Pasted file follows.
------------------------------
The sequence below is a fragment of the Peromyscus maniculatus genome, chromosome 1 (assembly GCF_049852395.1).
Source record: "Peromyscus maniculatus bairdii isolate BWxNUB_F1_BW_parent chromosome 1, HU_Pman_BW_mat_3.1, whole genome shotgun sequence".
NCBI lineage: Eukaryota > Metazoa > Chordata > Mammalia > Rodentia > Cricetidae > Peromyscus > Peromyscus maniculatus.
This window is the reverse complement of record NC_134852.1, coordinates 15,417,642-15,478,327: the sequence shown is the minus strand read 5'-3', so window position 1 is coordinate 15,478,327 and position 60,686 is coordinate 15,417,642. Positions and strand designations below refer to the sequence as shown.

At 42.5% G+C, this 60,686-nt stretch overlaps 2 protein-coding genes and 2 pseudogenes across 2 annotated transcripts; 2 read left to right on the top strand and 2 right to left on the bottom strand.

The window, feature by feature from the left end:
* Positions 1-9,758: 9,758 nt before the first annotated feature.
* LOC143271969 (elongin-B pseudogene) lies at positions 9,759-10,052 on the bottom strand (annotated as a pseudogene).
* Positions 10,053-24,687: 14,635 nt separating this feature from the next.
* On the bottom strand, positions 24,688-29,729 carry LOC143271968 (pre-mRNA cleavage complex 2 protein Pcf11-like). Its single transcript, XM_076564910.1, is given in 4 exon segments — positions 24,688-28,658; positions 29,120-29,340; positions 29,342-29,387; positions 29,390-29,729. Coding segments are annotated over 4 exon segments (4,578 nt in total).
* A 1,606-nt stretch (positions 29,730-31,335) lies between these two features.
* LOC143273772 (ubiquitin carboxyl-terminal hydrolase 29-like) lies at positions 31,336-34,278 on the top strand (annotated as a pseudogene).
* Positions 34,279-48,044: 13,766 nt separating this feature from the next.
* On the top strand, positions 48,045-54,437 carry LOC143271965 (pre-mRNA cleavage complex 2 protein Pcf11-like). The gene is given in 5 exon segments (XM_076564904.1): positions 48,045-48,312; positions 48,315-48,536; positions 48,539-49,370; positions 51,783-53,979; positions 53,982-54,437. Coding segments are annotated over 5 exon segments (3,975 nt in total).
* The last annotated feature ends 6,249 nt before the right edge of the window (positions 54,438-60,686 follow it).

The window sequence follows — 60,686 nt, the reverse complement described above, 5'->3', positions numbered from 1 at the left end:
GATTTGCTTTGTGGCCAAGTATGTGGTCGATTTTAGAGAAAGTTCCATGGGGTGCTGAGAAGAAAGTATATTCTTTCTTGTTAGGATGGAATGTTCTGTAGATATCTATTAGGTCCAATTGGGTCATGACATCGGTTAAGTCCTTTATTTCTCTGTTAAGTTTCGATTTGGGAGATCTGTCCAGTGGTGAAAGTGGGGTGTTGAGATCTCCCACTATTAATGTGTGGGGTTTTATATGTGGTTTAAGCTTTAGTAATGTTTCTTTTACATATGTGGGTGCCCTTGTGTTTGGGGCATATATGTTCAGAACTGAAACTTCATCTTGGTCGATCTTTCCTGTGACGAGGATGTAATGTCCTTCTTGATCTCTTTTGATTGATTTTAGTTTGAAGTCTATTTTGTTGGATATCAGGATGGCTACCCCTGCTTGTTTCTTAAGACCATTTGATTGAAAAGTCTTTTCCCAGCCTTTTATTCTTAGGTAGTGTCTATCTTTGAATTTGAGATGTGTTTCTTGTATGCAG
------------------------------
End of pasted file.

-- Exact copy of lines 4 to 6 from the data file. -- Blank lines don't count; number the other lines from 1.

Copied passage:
This window is the reverse complement of record NC_134852.1, coordinates 15,417,642-15,478,327: the sequence shown is the minus strand read 5'-3', so window position 1 is coordinate 15,478,327 and position 60,686 is coordinate 15,417,642. Positions and strand designations below refer to the sequence as shown.

At 42.5% G+C, this 60,686-nt stretch overlaps 2 protein-coding genes and 2 pseudogenes across 2 annotated transcripts; 2 read left to right on the top strand and 2 right to left on the bottom strand.

The window, feature by feature from the left end: